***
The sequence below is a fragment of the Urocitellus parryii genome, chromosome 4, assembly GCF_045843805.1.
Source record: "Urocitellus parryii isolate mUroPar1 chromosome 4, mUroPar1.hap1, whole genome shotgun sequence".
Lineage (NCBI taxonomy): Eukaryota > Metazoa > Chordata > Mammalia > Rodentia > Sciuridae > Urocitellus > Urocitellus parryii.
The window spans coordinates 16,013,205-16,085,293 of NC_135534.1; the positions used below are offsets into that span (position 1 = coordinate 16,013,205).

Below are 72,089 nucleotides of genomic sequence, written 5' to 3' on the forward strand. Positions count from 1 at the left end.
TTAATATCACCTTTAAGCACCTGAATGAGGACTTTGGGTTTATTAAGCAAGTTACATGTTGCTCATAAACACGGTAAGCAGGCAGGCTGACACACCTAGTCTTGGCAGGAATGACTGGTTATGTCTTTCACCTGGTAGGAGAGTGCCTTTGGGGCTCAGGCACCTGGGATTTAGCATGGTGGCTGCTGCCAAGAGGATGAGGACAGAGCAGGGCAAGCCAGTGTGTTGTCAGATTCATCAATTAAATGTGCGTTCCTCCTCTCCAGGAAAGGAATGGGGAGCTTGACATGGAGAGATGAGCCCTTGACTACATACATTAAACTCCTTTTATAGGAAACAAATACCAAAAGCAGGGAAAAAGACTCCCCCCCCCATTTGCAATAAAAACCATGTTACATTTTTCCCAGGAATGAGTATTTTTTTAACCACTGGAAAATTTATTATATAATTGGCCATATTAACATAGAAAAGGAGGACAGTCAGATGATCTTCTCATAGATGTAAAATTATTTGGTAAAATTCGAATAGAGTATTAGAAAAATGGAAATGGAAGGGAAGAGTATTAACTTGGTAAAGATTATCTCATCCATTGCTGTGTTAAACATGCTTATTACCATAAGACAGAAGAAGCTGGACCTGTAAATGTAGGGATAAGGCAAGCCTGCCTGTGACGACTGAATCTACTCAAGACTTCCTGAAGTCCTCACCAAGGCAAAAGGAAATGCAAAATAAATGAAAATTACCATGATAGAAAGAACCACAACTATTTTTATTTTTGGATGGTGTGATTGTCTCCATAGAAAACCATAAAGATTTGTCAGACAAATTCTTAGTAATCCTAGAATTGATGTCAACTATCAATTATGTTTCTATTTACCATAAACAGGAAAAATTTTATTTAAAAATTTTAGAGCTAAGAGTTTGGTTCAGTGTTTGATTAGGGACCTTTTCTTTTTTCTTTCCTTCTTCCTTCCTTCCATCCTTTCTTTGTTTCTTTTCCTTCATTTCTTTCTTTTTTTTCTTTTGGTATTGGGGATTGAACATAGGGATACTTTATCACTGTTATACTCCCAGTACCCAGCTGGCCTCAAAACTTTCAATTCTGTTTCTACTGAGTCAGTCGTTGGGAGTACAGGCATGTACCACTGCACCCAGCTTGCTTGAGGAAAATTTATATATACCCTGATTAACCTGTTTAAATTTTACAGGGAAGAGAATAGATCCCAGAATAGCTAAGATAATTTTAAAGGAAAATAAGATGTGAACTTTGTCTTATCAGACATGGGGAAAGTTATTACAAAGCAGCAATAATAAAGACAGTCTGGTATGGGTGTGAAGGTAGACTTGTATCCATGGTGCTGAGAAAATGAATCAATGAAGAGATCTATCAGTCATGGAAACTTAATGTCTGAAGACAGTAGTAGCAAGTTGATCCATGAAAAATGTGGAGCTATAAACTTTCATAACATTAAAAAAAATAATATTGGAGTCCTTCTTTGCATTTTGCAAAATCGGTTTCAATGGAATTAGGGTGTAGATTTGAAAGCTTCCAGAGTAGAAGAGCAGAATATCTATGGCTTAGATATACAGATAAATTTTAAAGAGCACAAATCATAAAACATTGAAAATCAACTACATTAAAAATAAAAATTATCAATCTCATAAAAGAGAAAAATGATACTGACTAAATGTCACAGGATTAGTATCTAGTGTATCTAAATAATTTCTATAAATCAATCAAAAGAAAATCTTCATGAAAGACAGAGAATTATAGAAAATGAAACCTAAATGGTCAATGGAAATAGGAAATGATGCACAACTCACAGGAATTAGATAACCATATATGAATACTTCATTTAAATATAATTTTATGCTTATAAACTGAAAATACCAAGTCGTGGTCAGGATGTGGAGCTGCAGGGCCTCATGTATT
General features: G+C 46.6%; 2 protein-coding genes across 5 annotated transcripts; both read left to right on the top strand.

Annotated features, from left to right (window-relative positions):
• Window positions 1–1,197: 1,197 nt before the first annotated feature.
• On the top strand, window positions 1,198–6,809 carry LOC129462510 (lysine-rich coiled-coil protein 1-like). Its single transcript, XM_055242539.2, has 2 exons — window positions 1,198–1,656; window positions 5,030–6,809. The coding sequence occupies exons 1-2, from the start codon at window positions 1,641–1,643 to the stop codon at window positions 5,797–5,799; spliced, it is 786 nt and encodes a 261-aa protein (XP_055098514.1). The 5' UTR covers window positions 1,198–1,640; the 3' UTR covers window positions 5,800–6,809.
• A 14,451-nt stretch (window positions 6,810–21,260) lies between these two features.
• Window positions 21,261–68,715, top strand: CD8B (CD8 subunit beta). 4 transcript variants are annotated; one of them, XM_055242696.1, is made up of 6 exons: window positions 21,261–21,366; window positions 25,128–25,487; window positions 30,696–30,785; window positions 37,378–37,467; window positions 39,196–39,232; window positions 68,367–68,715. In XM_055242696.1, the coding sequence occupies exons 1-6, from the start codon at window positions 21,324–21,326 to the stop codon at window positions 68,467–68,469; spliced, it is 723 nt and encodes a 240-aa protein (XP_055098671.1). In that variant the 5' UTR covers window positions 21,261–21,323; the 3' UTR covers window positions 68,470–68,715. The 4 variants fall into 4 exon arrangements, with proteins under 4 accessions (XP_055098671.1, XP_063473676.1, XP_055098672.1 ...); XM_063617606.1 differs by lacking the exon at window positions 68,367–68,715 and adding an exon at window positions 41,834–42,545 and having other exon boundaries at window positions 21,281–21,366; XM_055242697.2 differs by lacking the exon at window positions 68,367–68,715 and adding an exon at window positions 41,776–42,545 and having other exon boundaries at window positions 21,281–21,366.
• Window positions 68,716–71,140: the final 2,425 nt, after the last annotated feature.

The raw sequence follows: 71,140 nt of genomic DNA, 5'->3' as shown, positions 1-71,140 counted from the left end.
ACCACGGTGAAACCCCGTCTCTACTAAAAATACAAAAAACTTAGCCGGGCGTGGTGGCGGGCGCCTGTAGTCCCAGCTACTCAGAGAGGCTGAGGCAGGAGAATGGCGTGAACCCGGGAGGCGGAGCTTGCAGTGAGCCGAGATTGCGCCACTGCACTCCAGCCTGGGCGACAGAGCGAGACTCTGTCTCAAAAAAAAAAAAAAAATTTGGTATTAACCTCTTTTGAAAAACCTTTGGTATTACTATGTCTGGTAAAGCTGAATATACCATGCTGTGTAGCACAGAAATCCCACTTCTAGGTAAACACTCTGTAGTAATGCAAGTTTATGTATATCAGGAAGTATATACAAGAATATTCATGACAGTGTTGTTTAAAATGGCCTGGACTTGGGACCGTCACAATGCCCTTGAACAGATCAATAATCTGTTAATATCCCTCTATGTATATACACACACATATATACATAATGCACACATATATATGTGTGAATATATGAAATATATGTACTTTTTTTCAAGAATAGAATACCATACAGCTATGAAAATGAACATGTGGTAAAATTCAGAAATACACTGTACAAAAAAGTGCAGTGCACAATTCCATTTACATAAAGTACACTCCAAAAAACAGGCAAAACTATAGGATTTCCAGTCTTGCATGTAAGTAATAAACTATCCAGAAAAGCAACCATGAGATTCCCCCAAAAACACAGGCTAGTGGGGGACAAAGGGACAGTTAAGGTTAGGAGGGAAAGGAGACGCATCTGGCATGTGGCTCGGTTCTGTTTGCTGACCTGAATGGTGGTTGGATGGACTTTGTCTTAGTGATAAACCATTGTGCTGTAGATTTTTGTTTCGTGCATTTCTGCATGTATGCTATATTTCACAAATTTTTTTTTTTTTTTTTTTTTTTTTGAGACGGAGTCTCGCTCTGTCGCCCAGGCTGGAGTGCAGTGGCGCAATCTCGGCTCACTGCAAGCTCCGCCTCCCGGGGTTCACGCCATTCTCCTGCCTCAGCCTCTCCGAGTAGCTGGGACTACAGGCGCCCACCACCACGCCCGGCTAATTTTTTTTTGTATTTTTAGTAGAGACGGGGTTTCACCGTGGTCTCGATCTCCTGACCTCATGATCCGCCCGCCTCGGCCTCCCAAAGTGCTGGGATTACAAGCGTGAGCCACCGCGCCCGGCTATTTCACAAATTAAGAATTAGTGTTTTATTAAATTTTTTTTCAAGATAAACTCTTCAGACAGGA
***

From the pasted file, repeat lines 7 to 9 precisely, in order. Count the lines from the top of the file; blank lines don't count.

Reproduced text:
General features: G+C 46.6%; 2 protein-coding genes across 5 annotated transcripts; both read left to right on the top strand.

Annotated features, from left to right (window-relative positions):
• Window positions 1–1,197: 1,197 nt before the first annotated feature.